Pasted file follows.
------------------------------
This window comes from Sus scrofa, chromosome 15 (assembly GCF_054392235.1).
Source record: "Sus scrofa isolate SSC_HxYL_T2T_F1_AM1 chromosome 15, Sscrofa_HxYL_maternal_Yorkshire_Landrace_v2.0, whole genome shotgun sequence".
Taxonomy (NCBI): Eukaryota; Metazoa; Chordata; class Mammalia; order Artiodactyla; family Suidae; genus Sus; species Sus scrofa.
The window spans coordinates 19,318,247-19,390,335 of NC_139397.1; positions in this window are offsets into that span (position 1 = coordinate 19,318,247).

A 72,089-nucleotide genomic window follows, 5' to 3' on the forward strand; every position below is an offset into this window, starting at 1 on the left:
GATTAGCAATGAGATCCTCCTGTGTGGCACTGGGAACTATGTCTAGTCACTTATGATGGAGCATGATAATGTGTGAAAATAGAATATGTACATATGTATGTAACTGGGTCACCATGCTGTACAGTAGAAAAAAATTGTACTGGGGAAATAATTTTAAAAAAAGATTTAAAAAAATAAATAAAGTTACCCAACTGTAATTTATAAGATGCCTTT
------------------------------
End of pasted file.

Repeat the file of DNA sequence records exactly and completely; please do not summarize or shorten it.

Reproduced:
This window comes from Sus scrofa, chromosome 15 (assembly GCF_054392235.1).
Source record: "Sus scrofa isolate SSC_HxYL_T2T_F1_AM1 chromosome 15, Sscrofa_HxYL_maternal_Yorkshire_Landrace_v2.0, whole genome shotgun sequence".
Taxonomy (NCBI): Eukaryota; Metazoa; Chordata; class Mammalia; order Artiodactyla; family Suidae; genus Sus; species Sus scrofa.
The window spans coordinates 19,318,247-19,390,335 of NC_139397.1; positions in this window are offsets into that span (position 1 = coordinate 19,318,247).

A 72,089-nucleotide genomic window follows, 5' to 3' on the forward strand; every position below is an offset into this window, starting at 1 on the left:
GATTAGCAATGAGATCCTCCTGTGTGGCACTGGGAACTATGTCTAGTCACTTATGATGGAGCATGATAATGTGTGAAAATAGAATATGTACATATGTATGTAACTGGGTCACCATGCTGTACAGTAGAAAAAAATTGTACTGGGGAAATAATTTTAAAAAAAGATTTAAAAAAATAAATAAAGTTACCCAACTGTAATTTATAAGATGCCTTT